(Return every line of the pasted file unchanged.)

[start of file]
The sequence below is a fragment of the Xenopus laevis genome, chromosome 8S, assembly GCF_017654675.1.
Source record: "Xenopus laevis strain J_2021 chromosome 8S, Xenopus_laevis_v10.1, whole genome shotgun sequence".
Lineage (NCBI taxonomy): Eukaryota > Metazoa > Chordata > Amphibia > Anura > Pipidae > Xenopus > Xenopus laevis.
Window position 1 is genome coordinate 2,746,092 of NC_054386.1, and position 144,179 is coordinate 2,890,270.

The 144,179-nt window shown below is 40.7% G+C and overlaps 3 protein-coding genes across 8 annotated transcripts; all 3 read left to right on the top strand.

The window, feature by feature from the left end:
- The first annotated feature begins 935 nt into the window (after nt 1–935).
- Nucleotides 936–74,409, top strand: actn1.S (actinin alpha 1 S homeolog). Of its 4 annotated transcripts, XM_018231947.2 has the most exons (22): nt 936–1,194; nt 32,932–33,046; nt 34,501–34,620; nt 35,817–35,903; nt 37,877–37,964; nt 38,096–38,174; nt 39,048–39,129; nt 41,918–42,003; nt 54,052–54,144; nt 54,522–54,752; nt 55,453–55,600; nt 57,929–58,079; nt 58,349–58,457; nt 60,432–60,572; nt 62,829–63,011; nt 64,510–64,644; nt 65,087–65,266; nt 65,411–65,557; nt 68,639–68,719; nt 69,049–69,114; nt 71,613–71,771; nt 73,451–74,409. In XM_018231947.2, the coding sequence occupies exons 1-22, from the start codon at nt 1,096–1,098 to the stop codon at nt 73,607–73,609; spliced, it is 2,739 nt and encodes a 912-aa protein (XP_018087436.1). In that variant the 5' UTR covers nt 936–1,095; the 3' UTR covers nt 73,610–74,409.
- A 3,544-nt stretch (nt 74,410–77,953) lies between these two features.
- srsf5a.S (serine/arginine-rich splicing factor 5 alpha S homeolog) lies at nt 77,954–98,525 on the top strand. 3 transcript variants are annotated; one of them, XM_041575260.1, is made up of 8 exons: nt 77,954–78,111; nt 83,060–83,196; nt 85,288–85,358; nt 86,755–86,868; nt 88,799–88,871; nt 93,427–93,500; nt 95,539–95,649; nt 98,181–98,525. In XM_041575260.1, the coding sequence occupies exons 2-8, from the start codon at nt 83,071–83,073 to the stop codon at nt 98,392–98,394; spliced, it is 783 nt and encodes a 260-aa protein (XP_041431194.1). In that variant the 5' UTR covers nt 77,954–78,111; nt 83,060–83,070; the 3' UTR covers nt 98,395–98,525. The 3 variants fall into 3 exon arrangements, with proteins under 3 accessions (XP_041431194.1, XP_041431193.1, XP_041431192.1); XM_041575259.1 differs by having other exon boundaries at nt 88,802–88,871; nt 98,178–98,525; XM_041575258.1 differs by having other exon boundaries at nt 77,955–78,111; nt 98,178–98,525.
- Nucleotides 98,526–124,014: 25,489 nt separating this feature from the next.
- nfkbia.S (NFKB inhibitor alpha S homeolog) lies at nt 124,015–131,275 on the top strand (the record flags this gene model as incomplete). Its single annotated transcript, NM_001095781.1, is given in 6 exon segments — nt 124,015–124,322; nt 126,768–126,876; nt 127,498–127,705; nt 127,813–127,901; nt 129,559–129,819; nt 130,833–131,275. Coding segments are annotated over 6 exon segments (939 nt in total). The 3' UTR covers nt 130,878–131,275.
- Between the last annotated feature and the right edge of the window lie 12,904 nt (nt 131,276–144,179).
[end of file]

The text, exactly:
The sequence below is a fragment of the Xenopus laevis genome, chromosome 8S, assembly GCF_017654675.1.
Source record: "Xenopus laevis strain J_2021 chromosome 8S, Xenopus_laevis_v10.1, whole genome shotgun sequence".
Lineage (NCBI taxonomy): Eukaryota > Metazoa > Chordata > Amphibia > Anura > Pipidae > Xenopus > Xenopus laevis.
Window position 1 is genome coordinate 2,746,092 of NC_054386.1, and position 144,179 is coordinate 2,890,270.

The 144,179-nt window shown below is 40.7% G+C and overlaps 3 protein-coding genes across 8 annotated transcripts; all 3 read left to right on the top strand.

The window, feature by feature from the left end:
- The first annotated feature begins 935 nt into the window (after nt 1–935).
- Nucleotides 936–74,409, top strand: actn1.S (actinin alpha 1 S homeolog). Of its 4 annotated transcripts, XM_018231947.2 has the most exons (22): nt 936–1,194; nt 32,932–33,046; nt 34,501–34,620; nt 35,817–35,903; nt 37,877–37,964; nt 38,096–38,174; nt 39,048–39,129; nt 41,918–42,003; nt 54,052–54,144; nt 54,522–54,752; nt 55,453–55,600; nt 57,929–58,079; nt 58,349–58,457; nt 60,432–60,572; nt 62,829–63,011; nt 64,510–64,644; nt 65,087–65,266; nt 65,411–65,557; nt 68,639–68,719; nt 69,049–69,114; nt 71,613–71,771; nt 73,451–74,409. In XM_018231947.2, the coding sequence occupies exons 1-22, from the start codon at nt 1,096–1,098 to the stop codon at nt 73,607–73,609; spliced, it is 2,739 nt and encodes a 912-aa protein (XP_018087436.1). In that variant the 5' UTR covers nt 936–1,095; the 3' UTR covers nt 73,610–74,409.
- A 3,544-nt stretch (nt 74,410–77,953) lies between these two features.
- srsf5a.S (serine/arginine-rich splicing factor 5 alpha S homeolog) lies at nt 77,954–98,525 on the top strand. 3 transcript variants are annotated; one of them, XM_041575260.1, is made up of 8 exons: nt 77,954–78,111; nt 83,060–83,196; nt 85,288–85,358; nt 86,755–86,868; nt 88,799–88,871; nt 93,427–93,500; nt 95,539–95,649; nt 98,181–98,525. In XM_041575260.1, the coding sequence occupies exons 2-8, from the start codon at nt 83,071–83,073 to the stop codon at nt 98,392–98,394; spliced, it is 783 nt and encodes a 260-aa protein (XP_041431194.1). In that variant the 5' UTR covers nt 77,954–78,111; nt 83,060–83,070; the 3' UTR covers nt 98,395–98,525. The 3 variants fall into 3 exon arrangements, with proteins under 3 accessions (XP_041431194.1, XP_041431193.1, XP_041431192.1); XM_041575259.1 differs by having other exon boundaries at nt 88,802–88,871; nt 98,178–98,525; XM_041575258.1 differs by having other exon boundaries at nt 77,955–78,111; nt 98,178–98,525.
- Nucleotides 98,526–124,014: 25,489 nt separating this feature from the next.
- nfkbia.S (NFKB inhibitor alpha S homeolog) lies at nt 124,015–131,275 on the top strand (the record flags this gene model as incomplete). Its single annotated transcript, NM_001095781.1, is given in 6 exon segments — nt 124,015–124,322; nt 126,768–126,876; nt 127,498–127,705; nt 127,813–127,901; nt 129,559–129,819; nt 130,833–131,275. Coding segments are annotated over 6 exon segments (939 nt in total). The 3' UTR covers nt 130,878–131,275.
- Between the last annotated feature and the right edge of the window lie 12,904 nt (nt 131,276–144,179).